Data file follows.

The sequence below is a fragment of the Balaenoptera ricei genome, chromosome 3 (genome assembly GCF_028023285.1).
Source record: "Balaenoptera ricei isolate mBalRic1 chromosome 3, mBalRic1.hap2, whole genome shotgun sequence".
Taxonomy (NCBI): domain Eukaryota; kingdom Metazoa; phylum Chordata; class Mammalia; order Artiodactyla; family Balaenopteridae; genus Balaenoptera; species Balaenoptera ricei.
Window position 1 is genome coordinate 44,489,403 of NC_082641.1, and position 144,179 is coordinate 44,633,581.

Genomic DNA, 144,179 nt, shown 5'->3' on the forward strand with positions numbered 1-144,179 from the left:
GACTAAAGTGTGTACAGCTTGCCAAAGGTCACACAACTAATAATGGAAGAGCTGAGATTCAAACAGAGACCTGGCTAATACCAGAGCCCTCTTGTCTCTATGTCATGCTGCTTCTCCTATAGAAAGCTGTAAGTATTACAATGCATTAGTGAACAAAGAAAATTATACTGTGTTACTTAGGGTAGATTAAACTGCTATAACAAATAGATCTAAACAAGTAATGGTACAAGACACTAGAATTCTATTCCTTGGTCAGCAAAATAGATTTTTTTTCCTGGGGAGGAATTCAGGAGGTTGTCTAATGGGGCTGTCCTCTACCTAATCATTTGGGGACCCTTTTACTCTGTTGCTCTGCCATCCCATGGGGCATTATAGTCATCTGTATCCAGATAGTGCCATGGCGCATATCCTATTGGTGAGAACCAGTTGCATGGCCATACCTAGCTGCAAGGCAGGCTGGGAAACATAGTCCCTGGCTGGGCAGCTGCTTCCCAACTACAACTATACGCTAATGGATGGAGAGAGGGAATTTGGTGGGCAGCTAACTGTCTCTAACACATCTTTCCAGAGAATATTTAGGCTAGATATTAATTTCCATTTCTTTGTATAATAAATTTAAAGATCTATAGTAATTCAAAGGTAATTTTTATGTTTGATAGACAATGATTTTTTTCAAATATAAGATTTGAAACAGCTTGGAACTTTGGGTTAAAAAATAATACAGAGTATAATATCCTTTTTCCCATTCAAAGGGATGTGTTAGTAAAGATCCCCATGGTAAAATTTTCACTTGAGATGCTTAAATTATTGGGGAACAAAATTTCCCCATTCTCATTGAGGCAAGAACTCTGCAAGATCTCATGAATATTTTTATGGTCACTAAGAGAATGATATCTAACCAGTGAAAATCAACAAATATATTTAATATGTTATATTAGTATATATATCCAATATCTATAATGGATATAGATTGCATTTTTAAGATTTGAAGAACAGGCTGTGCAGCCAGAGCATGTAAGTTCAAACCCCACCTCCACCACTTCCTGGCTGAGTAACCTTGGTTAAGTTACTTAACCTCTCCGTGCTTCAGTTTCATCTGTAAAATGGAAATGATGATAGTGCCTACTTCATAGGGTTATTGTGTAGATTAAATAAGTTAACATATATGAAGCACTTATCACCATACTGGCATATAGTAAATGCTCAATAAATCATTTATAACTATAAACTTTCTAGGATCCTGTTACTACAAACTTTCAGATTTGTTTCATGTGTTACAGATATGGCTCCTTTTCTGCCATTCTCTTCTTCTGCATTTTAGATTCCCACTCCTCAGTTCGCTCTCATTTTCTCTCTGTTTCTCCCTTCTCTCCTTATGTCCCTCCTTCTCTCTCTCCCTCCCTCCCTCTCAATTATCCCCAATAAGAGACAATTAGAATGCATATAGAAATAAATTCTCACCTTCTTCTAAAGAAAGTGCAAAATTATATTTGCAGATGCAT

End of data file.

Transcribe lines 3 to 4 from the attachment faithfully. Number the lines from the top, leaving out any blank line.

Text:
Taxonomy (NCBI): domain Eukaryota; kingdom Metazoa; phylum Chordata; class Mammalia; order Artiodactyla; family Balaenopteridae; genus Balaenoptera; species Balaenoptera ricei.
Window position 1 is genome coordinate 44,489,403 of NC_082641.1, and position 144,179 is coordinate 44,633,581.